Shortly thereafter, Madman made the leap to theatrical distribution, beginning with a co-presentation with Niche Pictures in 2002 of Hayao Miyazaki’s acclaimed fantasy feature, Spirited Away. “You couldn’t want for a better first experience than putting out an Oscar winning feature animation,” Wiegard says. “That launched what is, to this day, an ongoing relationship with Studio Ghibli, which is one of the pillars of the Madman business.” Spirited Away remains one of the most critically respected animated films of all time. Madman quickly cemented a strong working relationship with Studio Ghibli, the film’s producers, and today distribute the bulk of their product in Australia.
At the height of its powers in 2006, Madman was purchased by publicly listed toy company Funtastic for $34.5million. However, in 2014, Madman’s original founders and an investor bought the company back.
The world has changed greatly since Madman’s entrance to Australia, with digital distribution and streaming services rapidly becoming the norm and taking a big bite out of theatrical and home revenues. Much like the rest of the industry, Madman has been affected by the tech-driven shift, and are adopting a new posture to take best advantage of the new landscape. “We really take it as a challenge, “Anderson says. “We’re an office with many early adopters in it, as nerdy places tend to be. We’d like to think that we’re amongst those leading the charge for change – there’s no denial in our office. It’s really changed the dynamic from those explosive days of home entertainment growth when the challenge was really throwing stuff at the market fast enough and getting it out the door, whereas now with massive fragmentation and enormous amounts of audience choice, business complexity has really grown.”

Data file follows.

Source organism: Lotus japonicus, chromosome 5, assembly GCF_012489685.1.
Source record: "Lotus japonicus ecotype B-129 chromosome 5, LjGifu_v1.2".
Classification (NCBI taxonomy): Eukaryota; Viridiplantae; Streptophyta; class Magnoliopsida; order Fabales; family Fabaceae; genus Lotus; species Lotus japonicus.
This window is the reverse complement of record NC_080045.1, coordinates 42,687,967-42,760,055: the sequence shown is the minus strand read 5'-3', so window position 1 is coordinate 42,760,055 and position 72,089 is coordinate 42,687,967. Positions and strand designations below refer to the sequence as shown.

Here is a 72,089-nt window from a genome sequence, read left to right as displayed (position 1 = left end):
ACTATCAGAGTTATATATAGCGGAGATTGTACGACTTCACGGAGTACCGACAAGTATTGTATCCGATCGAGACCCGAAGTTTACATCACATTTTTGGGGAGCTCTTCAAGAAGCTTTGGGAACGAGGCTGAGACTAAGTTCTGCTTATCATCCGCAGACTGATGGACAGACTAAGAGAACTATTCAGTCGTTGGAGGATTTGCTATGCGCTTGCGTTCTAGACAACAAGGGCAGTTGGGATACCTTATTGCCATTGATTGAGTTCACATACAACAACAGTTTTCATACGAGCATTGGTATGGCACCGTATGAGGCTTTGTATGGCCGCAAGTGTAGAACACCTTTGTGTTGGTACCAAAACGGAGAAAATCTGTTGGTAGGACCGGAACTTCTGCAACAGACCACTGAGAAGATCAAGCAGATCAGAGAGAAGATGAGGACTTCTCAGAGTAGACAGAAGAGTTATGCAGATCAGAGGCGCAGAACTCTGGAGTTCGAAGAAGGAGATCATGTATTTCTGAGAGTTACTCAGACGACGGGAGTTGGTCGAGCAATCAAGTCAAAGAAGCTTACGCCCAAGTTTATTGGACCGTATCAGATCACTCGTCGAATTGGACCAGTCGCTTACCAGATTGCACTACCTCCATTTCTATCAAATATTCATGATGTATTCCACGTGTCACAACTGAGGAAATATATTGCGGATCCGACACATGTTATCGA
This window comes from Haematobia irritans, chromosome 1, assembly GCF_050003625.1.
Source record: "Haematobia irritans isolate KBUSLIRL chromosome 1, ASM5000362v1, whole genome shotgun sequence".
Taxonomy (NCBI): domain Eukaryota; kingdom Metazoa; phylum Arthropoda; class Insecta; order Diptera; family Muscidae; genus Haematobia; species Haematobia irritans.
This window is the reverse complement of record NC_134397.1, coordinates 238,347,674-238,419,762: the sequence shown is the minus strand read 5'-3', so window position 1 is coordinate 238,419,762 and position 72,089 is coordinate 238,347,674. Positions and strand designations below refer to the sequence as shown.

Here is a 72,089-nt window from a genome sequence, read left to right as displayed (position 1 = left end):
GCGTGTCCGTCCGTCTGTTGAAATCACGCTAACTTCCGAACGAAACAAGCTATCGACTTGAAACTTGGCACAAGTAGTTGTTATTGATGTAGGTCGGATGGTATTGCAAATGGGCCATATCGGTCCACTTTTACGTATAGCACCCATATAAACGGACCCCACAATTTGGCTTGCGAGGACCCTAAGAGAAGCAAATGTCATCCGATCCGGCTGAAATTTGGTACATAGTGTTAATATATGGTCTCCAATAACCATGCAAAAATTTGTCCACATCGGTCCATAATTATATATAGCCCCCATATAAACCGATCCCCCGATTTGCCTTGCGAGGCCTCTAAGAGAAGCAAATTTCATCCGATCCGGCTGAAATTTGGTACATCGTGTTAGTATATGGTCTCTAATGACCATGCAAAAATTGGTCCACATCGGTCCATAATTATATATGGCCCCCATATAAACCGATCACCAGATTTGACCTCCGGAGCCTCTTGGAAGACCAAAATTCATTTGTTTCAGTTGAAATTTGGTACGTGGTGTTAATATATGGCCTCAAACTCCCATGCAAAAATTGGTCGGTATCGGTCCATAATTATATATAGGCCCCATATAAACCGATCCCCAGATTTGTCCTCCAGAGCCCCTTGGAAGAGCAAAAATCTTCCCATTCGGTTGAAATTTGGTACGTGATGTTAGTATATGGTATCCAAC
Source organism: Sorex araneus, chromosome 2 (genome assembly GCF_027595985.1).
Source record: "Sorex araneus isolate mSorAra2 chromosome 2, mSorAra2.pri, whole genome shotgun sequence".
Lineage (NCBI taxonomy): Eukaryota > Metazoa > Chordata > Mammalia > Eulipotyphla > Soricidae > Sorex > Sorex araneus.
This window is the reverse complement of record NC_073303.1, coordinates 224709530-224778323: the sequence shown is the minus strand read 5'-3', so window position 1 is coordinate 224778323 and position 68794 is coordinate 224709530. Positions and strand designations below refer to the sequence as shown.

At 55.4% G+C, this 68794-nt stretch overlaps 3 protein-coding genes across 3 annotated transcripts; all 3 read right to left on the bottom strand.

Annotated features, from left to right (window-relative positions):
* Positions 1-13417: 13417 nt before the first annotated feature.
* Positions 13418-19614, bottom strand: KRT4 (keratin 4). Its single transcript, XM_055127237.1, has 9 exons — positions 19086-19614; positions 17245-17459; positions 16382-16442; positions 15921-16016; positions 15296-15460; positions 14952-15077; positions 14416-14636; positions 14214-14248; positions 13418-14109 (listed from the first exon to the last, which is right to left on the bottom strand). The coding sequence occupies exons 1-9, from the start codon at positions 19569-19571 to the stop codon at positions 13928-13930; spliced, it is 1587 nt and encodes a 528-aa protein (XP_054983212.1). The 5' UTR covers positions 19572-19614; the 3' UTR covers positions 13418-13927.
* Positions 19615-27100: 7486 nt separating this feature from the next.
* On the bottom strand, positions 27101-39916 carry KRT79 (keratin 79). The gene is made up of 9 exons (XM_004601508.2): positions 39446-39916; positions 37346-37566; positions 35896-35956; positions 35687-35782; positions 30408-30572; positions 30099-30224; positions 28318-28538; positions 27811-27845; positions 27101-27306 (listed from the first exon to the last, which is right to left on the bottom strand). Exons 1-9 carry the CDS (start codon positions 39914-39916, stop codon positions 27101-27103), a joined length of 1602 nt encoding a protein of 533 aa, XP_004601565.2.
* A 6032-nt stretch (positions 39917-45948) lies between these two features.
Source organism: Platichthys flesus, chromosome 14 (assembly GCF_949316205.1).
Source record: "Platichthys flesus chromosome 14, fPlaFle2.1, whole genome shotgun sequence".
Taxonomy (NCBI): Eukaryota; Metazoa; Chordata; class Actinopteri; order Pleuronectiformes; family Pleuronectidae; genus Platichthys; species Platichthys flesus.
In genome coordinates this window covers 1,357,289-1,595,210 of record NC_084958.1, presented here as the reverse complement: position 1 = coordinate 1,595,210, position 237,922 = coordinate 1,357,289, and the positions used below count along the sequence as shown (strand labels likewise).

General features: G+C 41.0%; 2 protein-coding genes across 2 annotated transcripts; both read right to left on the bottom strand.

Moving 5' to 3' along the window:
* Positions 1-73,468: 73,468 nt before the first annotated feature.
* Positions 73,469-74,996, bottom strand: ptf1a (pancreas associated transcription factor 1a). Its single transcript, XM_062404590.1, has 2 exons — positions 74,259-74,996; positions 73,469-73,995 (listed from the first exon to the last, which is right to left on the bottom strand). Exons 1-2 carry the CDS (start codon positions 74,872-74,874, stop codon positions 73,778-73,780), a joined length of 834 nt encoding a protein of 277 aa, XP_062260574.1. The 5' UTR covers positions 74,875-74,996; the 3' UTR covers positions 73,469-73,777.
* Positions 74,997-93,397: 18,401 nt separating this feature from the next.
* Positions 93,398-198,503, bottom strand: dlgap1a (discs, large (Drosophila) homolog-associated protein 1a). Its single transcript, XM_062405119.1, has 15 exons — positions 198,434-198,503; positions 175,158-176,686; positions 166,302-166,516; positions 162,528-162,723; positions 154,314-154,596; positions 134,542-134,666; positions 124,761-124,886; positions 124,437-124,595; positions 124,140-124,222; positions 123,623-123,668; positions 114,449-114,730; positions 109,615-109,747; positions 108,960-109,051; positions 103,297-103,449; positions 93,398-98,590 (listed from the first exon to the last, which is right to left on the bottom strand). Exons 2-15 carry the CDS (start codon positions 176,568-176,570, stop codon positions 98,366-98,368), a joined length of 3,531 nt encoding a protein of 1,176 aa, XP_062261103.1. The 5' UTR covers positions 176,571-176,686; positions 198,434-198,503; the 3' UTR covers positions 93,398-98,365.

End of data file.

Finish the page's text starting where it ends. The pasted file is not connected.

Today they’re putting an increasing focus on special one-off premiere theatrical exhibitions and events such as the recent Madman Anime Convention in Melbourne – the sort of experiences that can’t be replicated in the home. And, of course, they have their own streaming platform, AnimeLab, which boasts almost half a million subscribers for its free content, and hosts over 6000 episodes of anime across 250 titles. “It’s been a huge success and very well received by the fans, Anderson says. “So we’re really evolving rapidly in that space.”
Looking at those numbers, Anderson is being incredibly modest, but he credits the label’s popularity to a strong customer focus and a now decades-old community that has grown up around their onscreen offerings. “We’ve always had a very strong online community, particularly around the anime space,” he explains. “Before social media was really a big thing online, we still had a large bulletin board system and a large mailing list. Because we’re very audience-focused, our Facebook pages collectively have over 1.5 million followers. We’ve got very strong followings on Twitter, YouTube, and all the other key social accounts, which has enabled us to create new opportunities like the Madman Anime Festival. There’s no way that we could have activated more than 10,000 people to come down to The Melbourne Convention Centre on the kind of marketing budgets that we had without having that kind of direct contact with the community. We’re also mobilising large numbers of fans to come and support our theatrical special events.”
“Shin Godzilla is an example of that,” Wiegard says, referring to their recent special release of Toho’s latest giant monster movie, which eschewed wide advertising for targeted marketing at Madman’s built-in fan base. “We try to move with the times and we enjoy it,” Anderson sums up. It seems to be working. Doubtless we’ll pick up the conversation again in another 20 years.
For more on Madman Entertainment, head to the official website.